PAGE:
Monday, July 4, 2011

Round 2 Sunfish

Managed to get out and do another round of chasing Green Sunfish. A little disappointed with the photos that I got last time so I decided to grab a video snap of a fish in excellent light for a better visual from this trip.

In truth I am searching for bucketmouth bass but my attention gets diverted whenever I see these guys in schools of quality. Depending on the location, one rod will get a tie up of a smaller presentation for this purpose. Most people would probably use an ultralight setup to take full advantage of the sport these slabby scrappers can provide. However, to simplify things I simply go with light line on everything and use one of the medium\fast action 7’ rods. Not perfect by any means but remember my panfish addiction is just a side gig to my bass obsession and this method lets me utilize all of the rods in full rotation.

Still hitting anything that moves these guys were more than eager to hit my small jig presentations run through areas with cover and thick vegetation. Weeding through a number of smaller fish I was able to land some decent examples. The problem is dialing in the larger fish around so many smaller ones. Patience and multiple casts seemed to be my only working strategy for this. The long rod would have been perfect had I brought the small trout bag with my assortment of flies. The #18 Mosquito was getting nipped at but not inhaled by the largest fish. With more selection I could have dialed them in with a smaller fly. This time of year they simply can’t resist it.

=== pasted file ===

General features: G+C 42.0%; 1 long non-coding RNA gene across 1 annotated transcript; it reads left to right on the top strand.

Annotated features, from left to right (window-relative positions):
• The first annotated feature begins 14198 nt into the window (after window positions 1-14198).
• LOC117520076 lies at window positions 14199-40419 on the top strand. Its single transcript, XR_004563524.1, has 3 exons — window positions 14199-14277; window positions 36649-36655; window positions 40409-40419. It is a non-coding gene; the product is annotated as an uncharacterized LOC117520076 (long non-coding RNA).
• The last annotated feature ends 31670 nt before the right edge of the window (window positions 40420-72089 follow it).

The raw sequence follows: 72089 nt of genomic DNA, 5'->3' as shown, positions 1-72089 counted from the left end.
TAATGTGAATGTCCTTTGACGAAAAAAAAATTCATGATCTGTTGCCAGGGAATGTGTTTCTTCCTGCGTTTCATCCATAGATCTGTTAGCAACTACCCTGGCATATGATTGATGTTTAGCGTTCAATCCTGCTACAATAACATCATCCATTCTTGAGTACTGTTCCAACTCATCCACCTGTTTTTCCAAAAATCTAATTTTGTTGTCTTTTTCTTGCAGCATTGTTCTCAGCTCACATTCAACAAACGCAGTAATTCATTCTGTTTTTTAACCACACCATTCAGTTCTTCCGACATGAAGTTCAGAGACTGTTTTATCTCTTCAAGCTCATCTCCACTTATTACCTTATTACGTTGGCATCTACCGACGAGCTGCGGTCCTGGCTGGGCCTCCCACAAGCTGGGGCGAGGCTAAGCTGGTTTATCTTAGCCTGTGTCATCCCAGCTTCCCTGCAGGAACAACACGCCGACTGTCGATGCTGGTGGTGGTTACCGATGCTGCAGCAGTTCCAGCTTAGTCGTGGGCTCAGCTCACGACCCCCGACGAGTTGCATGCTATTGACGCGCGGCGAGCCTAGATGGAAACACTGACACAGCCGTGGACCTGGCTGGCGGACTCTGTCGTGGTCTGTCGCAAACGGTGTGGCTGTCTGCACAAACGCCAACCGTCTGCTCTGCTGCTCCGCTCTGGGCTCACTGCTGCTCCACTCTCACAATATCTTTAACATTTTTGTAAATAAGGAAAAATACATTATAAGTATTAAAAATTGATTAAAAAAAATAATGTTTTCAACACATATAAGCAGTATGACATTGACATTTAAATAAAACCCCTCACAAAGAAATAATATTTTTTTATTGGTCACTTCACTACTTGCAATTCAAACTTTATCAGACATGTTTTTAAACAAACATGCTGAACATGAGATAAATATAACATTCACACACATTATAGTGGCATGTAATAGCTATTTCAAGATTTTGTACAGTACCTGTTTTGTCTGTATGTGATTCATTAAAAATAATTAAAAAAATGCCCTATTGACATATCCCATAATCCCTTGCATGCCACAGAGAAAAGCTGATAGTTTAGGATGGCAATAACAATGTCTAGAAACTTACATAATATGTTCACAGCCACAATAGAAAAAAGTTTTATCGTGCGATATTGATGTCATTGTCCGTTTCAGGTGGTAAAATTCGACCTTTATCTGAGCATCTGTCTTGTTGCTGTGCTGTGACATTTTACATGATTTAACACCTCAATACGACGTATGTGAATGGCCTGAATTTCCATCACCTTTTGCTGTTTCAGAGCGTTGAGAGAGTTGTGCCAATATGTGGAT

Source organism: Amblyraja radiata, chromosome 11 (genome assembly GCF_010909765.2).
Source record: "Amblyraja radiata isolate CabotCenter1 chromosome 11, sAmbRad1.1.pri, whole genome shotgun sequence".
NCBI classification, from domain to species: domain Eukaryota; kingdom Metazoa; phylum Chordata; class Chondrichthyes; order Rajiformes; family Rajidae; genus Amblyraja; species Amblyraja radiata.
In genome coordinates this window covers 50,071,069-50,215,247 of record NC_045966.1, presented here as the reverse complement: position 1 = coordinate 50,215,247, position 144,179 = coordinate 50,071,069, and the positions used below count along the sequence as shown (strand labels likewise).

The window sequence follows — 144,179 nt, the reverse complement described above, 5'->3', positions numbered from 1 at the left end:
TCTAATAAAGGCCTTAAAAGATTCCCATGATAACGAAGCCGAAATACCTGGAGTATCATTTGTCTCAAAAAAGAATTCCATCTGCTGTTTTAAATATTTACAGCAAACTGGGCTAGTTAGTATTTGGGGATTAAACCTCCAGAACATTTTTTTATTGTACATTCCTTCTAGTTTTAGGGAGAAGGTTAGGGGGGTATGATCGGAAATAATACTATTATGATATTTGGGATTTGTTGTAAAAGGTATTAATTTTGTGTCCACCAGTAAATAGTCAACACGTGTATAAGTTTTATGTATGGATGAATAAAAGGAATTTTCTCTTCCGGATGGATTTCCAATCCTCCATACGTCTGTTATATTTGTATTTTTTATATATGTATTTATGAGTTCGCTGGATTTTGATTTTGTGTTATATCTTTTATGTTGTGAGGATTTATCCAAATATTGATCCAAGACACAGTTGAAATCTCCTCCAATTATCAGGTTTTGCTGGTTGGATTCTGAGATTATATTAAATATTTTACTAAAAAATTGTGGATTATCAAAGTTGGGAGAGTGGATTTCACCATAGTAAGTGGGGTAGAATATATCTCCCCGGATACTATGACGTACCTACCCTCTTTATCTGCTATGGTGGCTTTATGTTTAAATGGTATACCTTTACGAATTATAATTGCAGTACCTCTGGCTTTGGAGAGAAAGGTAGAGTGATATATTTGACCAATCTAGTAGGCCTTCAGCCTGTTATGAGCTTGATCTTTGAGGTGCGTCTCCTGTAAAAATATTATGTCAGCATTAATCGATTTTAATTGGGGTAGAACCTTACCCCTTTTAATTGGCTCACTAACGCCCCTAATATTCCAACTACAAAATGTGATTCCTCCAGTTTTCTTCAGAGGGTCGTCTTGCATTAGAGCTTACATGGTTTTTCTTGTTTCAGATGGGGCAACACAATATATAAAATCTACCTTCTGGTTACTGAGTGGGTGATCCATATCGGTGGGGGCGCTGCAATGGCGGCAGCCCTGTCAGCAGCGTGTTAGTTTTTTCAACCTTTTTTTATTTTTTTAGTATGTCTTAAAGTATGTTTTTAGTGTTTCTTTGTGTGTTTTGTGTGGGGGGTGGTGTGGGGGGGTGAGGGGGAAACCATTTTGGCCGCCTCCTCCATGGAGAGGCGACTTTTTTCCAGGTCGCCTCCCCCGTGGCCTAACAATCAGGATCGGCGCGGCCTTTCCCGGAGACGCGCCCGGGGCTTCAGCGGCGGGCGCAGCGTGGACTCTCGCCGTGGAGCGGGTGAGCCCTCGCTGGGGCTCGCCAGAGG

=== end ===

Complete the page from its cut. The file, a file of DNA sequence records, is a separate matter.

Another aspect of this time of year that anglers have to fish through is the white fluffy seed material being released from cottonwood trees. This “cotton” can get very thick on the water where cottonwood trees line the shoreline. As the sunlight hits the branches, seed pods open up and all it takes a slight breeze to bring the appearance of snowfall. Nearly half the lake is surrounded by these trees covering the cove in a white blanket. It doesn’t take long before my gear is fouled up.

Temperatures peaked slightly before noon and with it came the unrelenting heat of summer. Sweat was seeping into my shorts, my eyes and down the middle of my back. With the heat came added wind and the bite seemed to fade along with my visibility into the deeper water. It was time to call it a day, port out and haul the tooner back to the truck. This is the moment where I am kicking myself for not taking more pictures. So much focus was spent on finding large bass as well as keeping an eye out for batfish that pictures and video didn’t make it into the schedule. It may have been a bit boring to post a bunch of 4-inch gills and a few 2-pounder bass but in hindsight a little extra color may have greatly helped this post out.

My name is Matt and I’m a fishaholic.

4 comments:

Justin said...

Those are beautiful fish. I catch them around here but they don't seem to be as round like the one you got.

John McArdle said...

Sure Is a great looking fish. I fish these in Wisconsin as well and they taste great too!

My Journey With Candida said...

Great picture!! I have been looking through your blog, you must live right near a lake. How nice for you. My Hubs would be so jealous.

Coloradocasters said...

@Justin: I have to weed through a few hundred smaller ones to find the slabby sized sunfish and gills. Seeking them out at prespawn also helps dial in the prime specimens. Thank you for the comment.

@J.M: Thanks man! I appreciate fish greatly for the color patterns and glorious fin slapping ability as much as size. These fish amaze me especially this time of year. We gotta start eating more smaller sunfish and toss these bigger ones back to create optimum conditions. The result is bigger sunfish for all.

@MJWC: Welcome to my blog. I am so glad you stopped by. Truth be told I live along the Front Range just west of Denver. There are a number of small ponds and lakes as well as three small rivers and a few small creeks. The fishing action varies by the day and my obsession borders on in sanity. This is what I do.